Posted On: 02/22/2005
You won’t find Chilean sea bass on the menu at Lutece or The French Laundry. Their chefs have joined a long list of colleagues from restaurants on both coasts and Chicago who have signed pledges not to serve Chilean sea bass.
Yet the issue is rarely discussed in St. Louis, and many restaurants still tout Chilean sea bass in advertisements and on their menus. Still, while they haven’t made any high-profile declarations, several St. Louis chefs have informally joined the boycott and are making choices on what seafood to serve based on ecologically sound practices.
“It has been quite some time since I served Chilean sea bass, even though it’s outstandingly tasty stuff,” said Andy Ayers, chef and owner of Riddle’s Penultimate Café and Wine Bar in The Loop. “The reason I’m not serving it is precisely because of my concern in regards to its sustainability.” Sustainability refers to harvest methods that protect the long-term viability of a species as well as help maintain overall ecological balance.
Unrelated to true bass, Chilean sea bass is the more palatable name marketers gave the Patagonian toothfish. Found mainly in the cold, deep waters of the Antarctic Ocean, the Patagonian toothfish is on the verge of being overfished to extinction, according to some scientists and environmentalists.
Experts say there are several reasons for its rapid decline. New fishing techniques allowed fishermen to work the remote waters that are home to the toothfish only in the last 10 to 15 years. Because of its firm white flesh, mild flavor and high oil content, it became an instant hit among chefs and diners. Another issue is the toothfish’s naturally low birth rate – they take a decade to reach spawning age, and when they do, the females lay relatively few eggs over their lifetimes. And because its natural habitat is difficult to replicate, so far, the toothfish hasn’t been farmed.
In the late ‘90s, the U.S. government and other organizations around the world recognized the declining population and began implementing regulations. Andrea Kavanagh, director of the “Take a Pass on Chilean Sea Bass” campaign for the National Environmental Trust in Washington, has praise for U.S. government regulators. The problem, Kavanagh said, is the illegal fishing done with the tacit approval from other nations.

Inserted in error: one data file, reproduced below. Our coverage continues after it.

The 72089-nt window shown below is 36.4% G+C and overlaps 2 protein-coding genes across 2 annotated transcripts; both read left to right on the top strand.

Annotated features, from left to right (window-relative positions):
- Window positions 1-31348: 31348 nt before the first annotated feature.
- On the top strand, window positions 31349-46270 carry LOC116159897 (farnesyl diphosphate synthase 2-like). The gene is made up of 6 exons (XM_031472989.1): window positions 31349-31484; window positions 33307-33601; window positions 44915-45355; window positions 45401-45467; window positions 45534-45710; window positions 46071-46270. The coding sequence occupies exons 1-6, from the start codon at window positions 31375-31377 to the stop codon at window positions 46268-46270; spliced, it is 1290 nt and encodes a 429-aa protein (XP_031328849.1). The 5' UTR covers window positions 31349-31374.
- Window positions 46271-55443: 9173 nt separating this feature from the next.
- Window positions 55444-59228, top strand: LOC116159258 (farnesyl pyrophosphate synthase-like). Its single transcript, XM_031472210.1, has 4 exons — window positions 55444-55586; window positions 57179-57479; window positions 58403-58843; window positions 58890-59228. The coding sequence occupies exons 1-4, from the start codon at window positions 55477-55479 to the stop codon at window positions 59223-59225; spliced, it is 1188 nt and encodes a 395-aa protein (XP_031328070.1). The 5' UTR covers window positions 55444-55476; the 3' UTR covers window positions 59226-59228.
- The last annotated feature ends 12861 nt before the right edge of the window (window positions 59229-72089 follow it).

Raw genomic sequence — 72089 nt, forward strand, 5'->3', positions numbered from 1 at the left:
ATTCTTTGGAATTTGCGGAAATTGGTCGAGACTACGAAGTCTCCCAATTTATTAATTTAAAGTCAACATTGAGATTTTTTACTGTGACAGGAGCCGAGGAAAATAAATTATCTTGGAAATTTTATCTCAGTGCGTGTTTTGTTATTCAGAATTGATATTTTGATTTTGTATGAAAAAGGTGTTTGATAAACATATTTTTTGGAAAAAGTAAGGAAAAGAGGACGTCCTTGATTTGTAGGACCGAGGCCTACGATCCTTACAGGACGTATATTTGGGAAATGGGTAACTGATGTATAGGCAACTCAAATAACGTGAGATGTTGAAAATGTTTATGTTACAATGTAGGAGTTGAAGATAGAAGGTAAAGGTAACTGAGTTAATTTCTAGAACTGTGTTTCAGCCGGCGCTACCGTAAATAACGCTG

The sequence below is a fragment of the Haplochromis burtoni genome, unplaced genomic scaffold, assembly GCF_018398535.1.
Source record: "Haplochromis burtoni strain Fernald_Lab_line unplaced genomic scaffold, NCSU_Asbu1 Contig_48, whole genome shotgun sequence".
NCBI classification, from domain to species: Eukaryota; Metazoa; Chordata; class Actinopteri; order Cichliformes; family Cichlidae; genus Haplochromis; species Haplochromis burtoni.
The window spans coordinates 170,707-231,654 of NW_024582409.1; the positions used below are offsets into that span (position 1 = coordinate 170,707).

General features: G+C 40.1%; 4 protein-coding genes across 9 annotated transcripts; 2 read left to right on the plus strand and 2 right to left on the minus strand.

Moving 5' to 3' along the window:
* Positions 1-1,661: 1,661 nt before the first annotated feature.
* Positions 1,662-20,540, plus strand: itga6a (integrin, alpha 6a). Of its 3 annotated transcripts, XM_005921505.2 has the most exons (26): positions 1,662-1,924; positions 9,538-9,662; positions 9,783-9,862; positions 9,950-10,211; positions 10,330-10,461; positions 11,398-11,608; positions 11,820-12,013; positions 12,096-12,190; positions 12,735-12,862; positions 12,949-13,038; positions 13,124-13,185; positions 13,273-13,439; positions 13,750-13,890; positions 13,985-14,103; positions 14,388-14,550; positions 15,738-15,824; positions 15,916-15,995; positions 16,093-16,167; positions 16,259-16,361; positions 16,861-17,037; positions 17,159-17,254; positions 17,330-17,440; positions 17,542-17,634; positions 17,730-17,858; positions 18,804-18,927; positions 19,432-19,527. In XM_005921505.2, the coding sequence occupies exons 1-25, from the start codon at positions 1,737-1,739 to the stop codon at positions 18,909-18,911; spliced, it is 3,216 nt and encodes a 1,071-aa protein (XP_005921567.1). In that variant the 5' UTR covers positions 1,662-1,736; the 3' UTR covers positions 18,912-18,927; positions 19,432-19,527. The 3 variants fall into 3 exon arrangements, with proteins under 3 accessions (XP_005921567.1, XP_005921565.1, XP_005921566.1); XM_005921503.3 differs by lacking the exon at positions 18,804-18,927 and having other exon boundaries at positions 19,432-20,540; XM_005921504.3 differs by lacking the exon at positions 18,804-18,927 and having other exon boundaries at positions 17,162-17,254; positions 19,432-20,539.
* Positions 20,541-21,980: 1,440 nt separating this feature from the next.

She wants to see the United States say it won’t take any Chilean sea bass except those caught in regulated waters. Kavanagh launched the “Take a Pass” campaign with 70 San Francisco Bay-area restaurants in 2002. Since then the list of chefs signing the no-Chilean sea bass pledge has grown to more than 1,000.
Others counter that as long as the fish is legal, they have a right to buy it. “Chilean sea bass is an awesome fish,” said Phillip Paris, executive chef at St. Louis Fish Market on The Landing. “It sells itself.” Paris pointed out that as demand increases and stocks decline, the price goes up, providing a natural mechanism for reducing consumption.
And that’s exactly what has happened at Blue Water Grill in Kirkwood. While he keeps abreast of seafood issues and is concerned about sustainability, executive chef Kyle Patterson is also a pragmatist. Right now, it’s the price of Chilean sea bass that is keeping it off the menu. “Two years ago you could get Chilean sea bass for $7.99 a pound,” Patterson said. “Now it’s $12 or more.”
And Chilean sea bass is not the only seafood that chefs and restaurateurs think twice about serving. Environmental groups have also raised concerns about swordfish and farmed salmon. Patterson and Ayers illustrate the complexities involved, and how two people on the same side of the issue still make different choices.
Patterson avoids swordfish – a target of boycotts beginning in the late ‘90s – because he said the small size of the ones he’s seen indicate the population hasn’t rebounded enough. Ayers said, “I signed the pledge and followed [the boycott] pretty closely. It was a classic example of a consumer boycott that was well organized, got a lot of attention and, in my opinion, achieved some concrete results.”